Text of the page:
The death of a loved one can create a great deal of emotion. It can also create a surprisingly large amount of work. If you are currently navigating these difficult waters, we hope you have family, friends or trusted associates who can help with details that may seem insignificant in light of your loss. When you are ready, there are a few important and possibly time-sensitive items to consider.

Assemble your financial team.

Generally speaking, the size of an inheritance determines how much help you will need. It doesn’t make a lot of sense to hire professionals if they will require a large portion of an already humble inheritance. On the other hand, if you receive a large sum, real estate, a 401(k), IRA, collectibles, antiques, stock certificates and bonds, then you’ll want a lot more help.

Most situations will at least require a financial advisor and CPA. For large sums or more complicated issues, it is common to hire an attorney and perhaps an insurance agent. Below is a summary of reasons for hiring different professionals.

  • Investment Advisor — Your advisor knows your financial situation better than anyone else. It is important to look at how new funds and investments fit in with or change the old ones. How comfortable are you with the risk level of inherited investments? If you are unsure where to start, a financial advisor can point you in the right direction.
  • CPA — An accountant can help with tax implications. Find out if any part of the new wealth is considered income. Do you need to pay any taxes on an inherited IRA or 401(k)? When are you responsible for property taxes on an inherited home?
  • Attorney — Moving into the high net worth category could make you an attractive target for litigious individuals. An attorney might suggest an umbrella insurance policy or liability coverage. Attorneys can also help ensure you receive life insurance payouts.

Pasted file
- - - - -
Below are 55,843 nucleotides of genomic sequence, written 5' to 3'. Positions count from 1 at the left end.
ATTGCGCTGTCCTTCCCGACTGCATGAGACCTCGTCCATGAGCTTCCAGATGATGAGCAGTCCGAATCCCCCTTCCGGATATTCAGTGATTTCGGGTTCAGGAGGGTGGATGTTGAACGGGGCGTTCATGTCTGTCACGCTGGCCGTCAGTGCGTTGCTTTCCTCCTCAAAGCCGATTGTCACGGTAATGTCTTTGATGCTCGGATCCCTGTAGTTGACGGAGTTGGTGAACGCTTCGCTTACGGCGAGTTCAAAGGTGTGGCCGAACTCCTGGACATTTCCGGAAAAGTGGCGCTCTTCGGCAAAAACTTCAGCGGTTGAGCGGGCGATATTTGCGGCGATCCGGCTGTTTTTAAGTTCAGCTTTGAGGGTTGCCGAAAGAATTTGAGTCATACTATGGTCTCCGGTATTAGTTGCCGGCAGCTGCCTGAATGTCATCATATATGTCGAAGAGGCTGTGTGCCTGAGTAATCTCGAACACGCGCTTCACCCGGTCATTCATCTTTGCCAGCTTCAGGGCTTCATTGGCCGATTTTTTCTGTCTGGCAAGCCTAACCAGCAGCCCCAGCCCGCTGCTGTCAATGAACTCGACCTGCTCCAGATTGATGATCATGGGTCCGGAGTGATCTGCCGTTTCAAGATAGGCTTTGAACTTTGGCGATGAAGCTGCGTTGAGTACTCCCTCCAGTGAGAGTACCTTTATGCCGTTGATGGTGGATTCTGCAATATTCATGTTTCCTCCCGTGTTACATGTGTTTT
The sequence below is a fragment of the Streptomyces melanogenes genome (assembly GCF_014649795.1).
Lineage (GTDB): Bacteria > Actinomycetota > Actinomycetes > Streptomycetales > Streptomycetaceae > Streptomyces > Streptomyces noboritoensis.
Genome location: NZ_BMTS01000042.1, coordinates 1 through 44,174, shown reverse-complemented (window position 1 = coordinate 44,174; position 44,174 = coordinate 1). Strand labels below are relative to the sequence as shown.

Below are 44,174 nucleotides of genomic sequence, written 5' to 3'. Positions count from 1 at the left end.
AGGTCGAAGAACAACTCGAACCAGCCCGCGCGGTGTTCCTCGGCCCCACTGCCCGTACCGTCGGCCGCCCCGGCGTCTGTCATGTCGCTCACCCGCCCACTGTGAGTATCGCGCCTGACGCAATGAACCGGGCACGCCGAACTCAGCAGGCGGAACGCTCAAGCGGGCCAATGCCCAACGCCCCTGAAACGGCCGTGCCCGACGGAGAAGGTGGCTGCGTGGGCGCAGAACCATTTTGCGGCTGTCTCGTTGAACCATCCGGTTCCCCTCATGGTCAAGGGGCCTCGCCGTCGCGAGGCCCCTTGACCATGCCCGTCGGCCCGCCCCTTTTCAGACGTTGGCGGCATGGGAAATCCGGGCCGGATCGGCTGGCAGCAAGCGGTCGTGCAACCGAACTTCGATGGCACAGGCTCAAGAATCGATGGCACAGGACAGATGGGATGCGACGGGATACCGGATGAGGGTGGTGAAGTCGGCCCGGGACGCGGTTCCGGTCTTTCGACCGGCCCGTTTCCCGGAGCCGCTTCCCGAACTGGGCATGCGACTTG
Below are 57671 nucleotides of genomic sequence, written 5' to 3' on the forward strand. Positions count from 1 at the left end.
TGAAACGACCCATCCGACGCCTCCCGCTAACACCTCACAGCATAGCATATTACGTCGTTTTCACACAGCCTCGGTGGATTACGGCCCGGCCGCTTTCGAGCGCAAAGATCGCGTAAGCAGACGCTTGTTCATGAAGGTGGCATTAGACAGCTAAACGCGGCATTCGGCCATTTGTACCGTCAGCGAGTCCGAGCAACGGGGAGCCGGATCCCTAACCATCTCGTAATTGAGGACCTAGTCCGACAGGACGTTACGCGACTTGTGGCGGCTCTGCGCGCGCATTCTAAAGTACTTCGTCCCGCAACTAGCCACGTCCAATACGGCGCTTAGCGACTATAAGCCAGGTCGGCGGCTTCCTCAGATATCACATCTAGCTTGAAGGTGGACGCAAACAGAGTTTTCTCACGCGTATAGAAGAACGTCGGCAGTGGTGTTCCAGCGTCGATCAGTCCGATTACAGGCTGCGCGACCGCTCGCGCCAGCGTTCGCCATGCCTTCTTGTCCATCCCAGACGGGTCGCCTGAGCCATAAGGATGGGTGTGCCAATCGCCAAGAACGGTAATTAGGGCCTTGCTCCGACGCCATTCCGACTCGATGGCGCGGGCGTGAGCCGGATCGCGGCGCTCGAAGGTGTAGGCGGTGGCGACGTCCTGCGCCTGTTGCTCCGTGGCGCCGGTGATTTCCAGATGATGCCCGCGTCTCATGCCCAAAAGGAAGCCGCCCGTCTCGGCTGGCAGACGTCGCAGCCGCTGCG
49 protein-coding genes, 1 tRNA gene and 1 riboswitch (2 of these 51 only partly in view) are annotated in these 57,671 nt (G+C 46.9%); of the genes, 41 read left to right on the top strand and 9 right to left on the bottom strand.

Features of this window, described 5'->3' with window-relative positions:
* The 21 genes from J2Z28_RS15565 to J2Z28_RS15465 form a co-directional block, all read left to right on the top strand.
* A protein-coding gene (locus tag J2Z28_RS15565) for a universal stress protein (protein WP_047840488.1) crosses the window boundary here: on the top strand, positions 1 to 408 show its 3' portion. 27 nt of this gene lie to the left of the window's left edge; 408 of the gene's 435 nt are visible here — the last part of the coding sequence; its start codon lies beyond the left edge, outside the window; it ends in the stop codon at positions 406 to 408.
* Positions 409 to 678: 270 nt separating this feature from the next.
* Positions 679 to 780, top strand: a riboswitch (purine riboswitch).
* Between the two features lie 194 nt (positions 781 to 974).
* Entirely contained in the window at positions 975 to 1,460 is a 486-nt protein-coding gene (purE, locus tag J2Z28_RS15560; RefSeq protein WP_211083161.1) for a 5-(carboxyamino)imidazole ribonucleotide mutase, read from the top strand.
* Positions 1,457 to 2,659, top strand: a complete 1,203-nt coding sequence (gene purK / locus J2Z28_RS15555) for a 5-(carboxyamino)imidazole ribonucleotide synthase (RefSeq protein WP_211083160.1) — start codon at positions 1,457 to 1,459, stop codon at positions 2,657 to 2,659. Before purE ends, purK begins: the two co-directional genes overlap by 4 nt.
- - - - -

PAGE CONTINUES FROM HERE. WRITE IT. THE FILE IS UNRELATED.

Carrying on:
• Insurance agent — If you plan on keeping tangible assets, you may desire property insurance. Agents can also fulfill suggestions from the other professionals listed above.

Avoid one-stop shops where your financial team is under one roof. A good advisor or insurance agent will know a little bit of tax law and a good attorney will know a bit about insurance. So, by hiring professionals from different locations, you create a system of checks and balances where each professional can give you an idea of how well the other teammates are performing.

Keep it private.

It may be more important than you know to avoid announcing your new wealth. Money can create surprising changes in relationships. You may find yourself besieged with unsolicited investment pitches or business opportunities. Friends and neighbors may become resentful or expect you to ‘pick up the tab’ now. If word gets around, you may be inviting fraud or theft.

Even other family members are not immune and may not need to know specifics. In fact, it is not uncommon for parents to leave different amounts to each child. Unless you know for a fact that your siblings received the same amount, it might be a good idea to keep the details private.

Don’t make major lifestyle changes.

There are some time-sensitive issues that a financial advisor or CPA can identify, but for the most part, it is suggested to avoid making any major decisions in the near future. Resist the urge to go out and purchase new toys or expensive gifts. If applicable, avoid the temptation to resign from your place of employment — or at least stick around for a while as you consider your options.

Remember, an inheritance is not an ongoing income and will run out eventually. The best move may be investing in your retirement or paying off high-interest debt rather than making any lifestyle changes. Inheriting a lump sum of wealth can carry strong emotions. Often times, beneficiaries have difficulty thinking clearly and will later look back in surprise at some of their choices.

What to do next.

  • Speak with your investment advisor to see how this affects your current goals and investments. Ask for suggestions on what other professional help might be needed.
  • If needed, begin interviewing candidates for a CPA or attorney.
  • Continue living as you were. Unless there are high-interest loans or harsh living conditions, there is no need to make any drastic changes.